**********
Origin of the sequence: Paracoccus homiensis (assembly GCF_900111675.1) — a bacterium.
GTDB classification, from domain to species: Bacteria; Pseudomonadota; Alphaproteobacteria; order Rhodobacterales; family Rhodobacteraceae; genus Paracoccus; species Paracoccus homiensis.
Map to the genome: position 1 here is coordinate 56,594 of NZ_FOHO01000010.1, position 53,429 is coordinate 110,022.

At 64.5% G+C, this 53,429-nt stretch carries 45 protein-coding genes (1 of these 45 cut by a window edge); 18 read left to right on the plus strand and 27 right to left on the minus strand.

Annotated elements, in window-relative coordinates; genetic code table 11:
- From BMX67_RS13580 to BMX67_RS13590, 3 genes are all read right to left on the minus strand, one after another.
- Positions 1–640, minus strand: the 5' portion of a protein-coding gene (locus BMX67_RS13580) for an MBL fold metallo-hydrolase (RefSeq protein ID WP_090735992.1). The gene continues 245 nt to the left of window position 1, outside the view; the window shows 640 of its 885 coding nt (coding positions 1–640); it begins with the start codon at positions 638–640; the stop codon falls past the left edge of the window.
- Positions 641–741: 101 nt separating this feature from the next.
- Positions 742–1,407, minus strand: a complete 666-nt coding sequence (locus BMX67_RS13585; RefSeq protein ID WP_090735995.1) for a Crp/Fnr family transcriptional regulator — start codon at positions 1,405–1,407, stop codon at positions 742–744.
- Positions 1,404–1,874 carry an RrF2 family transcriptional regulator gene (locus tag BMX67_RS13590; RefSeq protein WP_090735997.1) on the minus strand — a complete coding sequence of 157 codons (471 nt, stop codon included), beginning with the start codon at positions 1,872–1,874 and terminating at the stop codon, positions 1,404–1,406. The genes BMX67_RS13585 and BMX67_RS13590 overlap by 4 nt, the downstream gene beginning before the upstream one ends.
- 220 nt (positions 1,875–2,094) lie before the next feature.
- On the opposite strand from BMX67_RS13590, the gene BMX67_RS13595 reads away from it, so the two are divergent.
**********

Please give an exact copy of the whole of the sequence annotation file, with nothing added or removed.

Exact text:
Origin of the sequence: Paracoccus homiensis (assembly GCF_900111675.1) — a bacterium.
GTDB classification, from domain to species: Bacteria; Pseudomonadota; Alphaproteobacteria; order Rhodobacterales; family Rhodobacteraceae; genus Paracoccus; species Paracoccus homiensis.
Map to the genome: position 1 here is coordinate 56,594 of NZ_FOHO01000010.1, position 53,429 is coordinate 110,022.

At 64.5% G+C, this 53,429-nt stretch carries 45 protein-coding genes (1 of these 45 cut by a window edge); 18 read left to right on the plus strand and 27 right to left on the minus strand.

Annotated elements, in window-relative coordinates; genetic code table 11:
- From BMX67_RS13580 to BMX67_RS13590, 3 genes are all read right to left on the minus strand, one after another.
- Positions 1–640, minus strand: the 5' portion of a protein-coding gene (locus BMX67_RS13580) for an MBL fold metallo-hydrolase (RefSeq protein ID WP_090735992.1). The gene continues 245 nt to the left of window position 1, outside the view; the window shows 640 of its 885 coding nt (coding positions 1–640); it begins with the start codon at positions 638–640; the stop codon falls past the left edge of the window.
- Positions 641–741: 101 nt separating this feature from the next.
- Positions 742–1,407, minus strand: a complete 666-nt coding sequence (locus BMX67_RS13585; RefSeq protein ID WP_090735995.1) for a Crp/Fnr family transcriptional regulator — start codon at positions 1,405–1,407, stop codon at positions 742–744.
- Positions 1,404–1,874 carry an RrF2 family transcriptional regulator gene (locus tag BMX67_RS13590; RefSeq protein WP_090735997.1) on the minus strand — a complete coding sequence of 157 codons (471 nt, stop codon included), beginning with the start codon at positions 1,872–1,874 and terminating at the stop codon, positions 1,404–1,406. The genes BMX67_RS13585 and BMX67_RS13590 overlap by 4 nt, the downstream gene beginning before the upstream one ends.
- 220 nt (positions 1,875–2,094) lie before the next feature.
- On the opposite strand from BMX67_RS13590, the gene BMX67_RS13595 reads away from it, so the two are divergent.